39875 – A Doo-Wop Christmas (With You) – Kirby Shaw (a cappella)
39802 – Carol of the Star – Donald Moore
41783 – Grown-Up Christmas List – arr. Mark Hayes
41647 – Bethlehem Spiritual – Donald Moore (a cappella)
41664 – Jingle Bells (Sort Of) – James Pierpont/arr. Jay Althouse

(Please note that many of these selections are available in multiple voicings.)

Hand out mittens and scarves or even small strings of jingle bells to your audience members to wear or use on a sing-along. If you need to extend your performance time, ask several students to prepare solo/duets or feature small ensembles on well-known holiday favorites. I’ve made use of Joy! A Carol Collection (arr. Jay Althouse) at several holiday events. It includes bright and fresh a cappella arrangements of 20 different carols. Singing along certainly gets everyone in the holiday spirit!

Piano Teaching Tips from Carol Matz

Carol MatzAs piano teachers, we’re always looking for ways to keep today’s piano students engaged and interested. It seems that today’s piano students are busier than ever—not only with increasing scholastic demands, sports, and other extracurricular activities—but now we find ourselves competing for our students’ time and attention against so many new distractions, such as the internet, text messaging, video games, etc!  One of the most important things we can do as teachers is to be sure that our students keep studying music, and that they stay interested in their piano studies.

Famous & Fun Deluxe Collection, Book 3

Famous & Fun Deluxe Collection, Book 3

My Famous & Fun Deluxe Collections helps us teachers do just that, by providing arrangements of pieces that students know, love, and are motivated to practice. Each book in this series contains a mixture of well-loved selections drawn from Famous & Fun: Pop, Classics, Favorites, Rock, and Duets. When creating the Famous & Fun books, my main goal was to use a very careful leveling of concepts within each book, so that we teachers can successfully and easily use the materials. Below is a handy leveling chart that outlines the concepts within each of the five levels of the series (Early Elementary through Intermediate):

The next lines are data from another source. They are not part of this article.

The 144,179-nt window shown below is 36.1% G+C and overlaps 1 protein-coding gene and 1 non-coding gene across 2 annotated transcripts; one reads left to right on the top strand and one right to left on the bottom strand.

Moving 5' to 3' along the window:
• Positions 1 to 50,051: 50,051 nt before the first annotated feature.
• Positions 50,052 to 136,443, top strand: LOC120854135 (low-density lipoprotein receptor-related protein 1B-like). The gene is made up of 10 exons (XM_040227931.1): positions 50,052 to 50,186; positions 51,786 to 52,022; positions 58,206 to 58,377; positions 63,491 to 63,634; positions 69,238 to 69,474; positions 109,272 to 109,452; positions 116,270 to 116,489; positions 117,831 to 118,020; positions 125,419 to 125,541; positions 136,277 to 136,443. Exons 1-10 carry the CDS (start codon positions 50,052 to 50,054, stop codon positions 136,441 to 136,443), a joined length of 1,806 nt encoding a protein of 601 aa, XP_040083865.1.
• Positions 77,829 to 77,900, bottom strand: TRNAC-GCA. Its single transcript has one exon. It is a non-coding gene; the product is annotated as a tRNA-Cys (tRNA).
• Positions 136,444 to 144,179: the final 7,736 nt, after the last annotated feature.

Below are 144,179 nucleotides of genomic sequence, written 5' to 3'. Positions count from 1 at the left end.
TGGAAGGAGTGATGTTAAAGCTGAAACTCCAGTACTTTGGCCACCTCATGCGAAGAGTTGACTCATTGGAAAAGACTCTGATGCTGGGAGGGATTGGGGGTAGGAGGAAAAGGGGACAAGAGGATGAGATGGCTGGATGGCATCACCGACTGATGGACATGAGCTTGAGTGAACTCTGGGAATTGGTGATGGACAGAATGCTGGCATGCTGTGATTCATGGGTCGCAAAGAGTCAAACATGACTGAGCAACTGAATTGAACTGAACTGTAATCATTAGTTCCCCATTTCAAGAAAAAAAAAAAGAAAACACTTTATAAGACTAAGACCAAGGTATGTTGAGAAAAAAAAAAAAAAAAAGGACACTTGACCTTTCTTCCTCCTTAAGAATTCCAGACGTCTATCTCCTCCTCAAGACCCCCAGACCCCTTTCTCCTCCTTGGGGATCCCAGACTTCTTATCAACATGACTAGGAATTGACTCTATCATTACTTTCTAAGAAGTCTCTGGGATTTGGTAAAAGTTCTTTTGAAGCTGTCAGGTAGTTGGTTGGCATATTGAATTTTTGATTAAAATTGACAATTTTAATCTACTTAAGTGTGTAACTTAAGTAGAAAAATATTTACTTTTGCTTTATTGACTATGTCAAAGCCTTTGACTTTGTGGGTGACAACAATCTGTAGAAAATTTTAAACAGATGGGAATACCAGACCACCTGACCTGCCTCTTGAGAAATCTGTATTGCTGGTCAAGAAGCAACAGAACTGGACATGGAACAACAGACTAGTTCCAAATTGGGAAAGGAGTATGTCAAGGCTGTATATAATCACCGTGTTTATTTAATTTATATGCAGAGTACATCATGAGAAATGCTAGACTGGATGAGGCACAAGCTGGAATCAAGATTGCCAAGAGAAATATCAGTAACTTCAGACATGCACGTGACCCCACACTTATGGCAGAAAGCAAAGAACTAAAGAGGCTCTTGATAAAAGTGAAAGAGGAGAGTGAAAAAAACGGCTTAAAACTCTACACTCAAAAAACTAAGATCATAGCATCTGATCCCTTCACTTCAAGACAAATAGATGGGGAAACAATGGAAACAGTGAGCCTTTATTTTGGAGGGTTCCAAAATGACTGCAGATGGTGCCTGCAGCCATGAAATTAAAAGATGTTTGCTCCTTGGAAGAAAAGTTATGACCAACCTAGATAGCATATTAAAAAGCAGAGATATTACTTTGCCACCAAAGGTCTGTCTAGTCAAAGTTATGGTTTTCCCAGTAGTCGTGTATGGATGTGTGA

Famous 7 Fun Leveling Chart

Whether I’m teaching a pop arrangement, classical piece, or duet, I have an activity that I like to use with my students to familiarize them with their new piece. I create a short “Composition Outline” that students can use to explore different concepts in the piece they’re learning. This outline can be a list of activities such as: mapping-out the form of the piece, putting a checkmark over measures with recurring rhythms, circling dynamic changes, identifying intervals and triads, etc. Doing this activity will help “demystify” any new piece before the student even plays the first note. This will lead to better sight-reading and more efficient practice. Click the image below to see how I might ask a student to mark-up the piece “Spring (from the Four Seasons).” (From Famous & Fun Deluxe Collection, Book 3)

Spring

Below are several sample pages from the Famous & Fun Deluxe Collections, Books 1–5. As you can see, there is a fun mix of pop, classics, favorites, and rock, which I hope both you and your students enjoy!

Sincerely,
Carol Matz
Arranger, Composer, Editor—Alfred Music

“Over the Rainbow”
Book 1, Page 8

"America the Beautiful" Book 2, Page 30

“America the Beautiful”
Book 2, Page 30

"Blue Moon" Book 3, Page 36

“Blue Moon”
Book 3, Page 36

 

 

 

 

 

 

 

 

 

"Eine Kleine Nachtmusik (A Little Night Music)"  Book 4, Page 20

“Eine Kleine Nachtmusik (A Little Night Music)”
Book 4, Page 20

"Beauty & the Beast" Book 5, Page 8

“Beauty & the Beast”
Book 5, Page 8

 

You Want Me to Teach What? Transitioning to the Elementary Music Classroom

By Mari Schay and Michael TolonSchay

You’re a secondary instrumental or choral specialist, newly assigned to the general music classroom. What now? First, take a breath, calm down, and then read this book. Two experienced teachers who conquered this challenge offer practical advice with great care and wit. Chapters of the book address attitude, school environment, classroom management, curriculum and assessment, and student performance. Read on for an excerpt from the opening chapter.

Director/Conductor vs. Teacher

Many middle and high school music educators refer to themselves as “director” or “conductor” as in, “I’m a high school band director” or “I am a middle school choral conductor.” When you move to elementary school, though, you become a teacher. The key difference between a director/conductor and a teacher is that a director is refining existing skills and working toward beautiful performances, while a teacher is developing new skills so a director can eventually take over.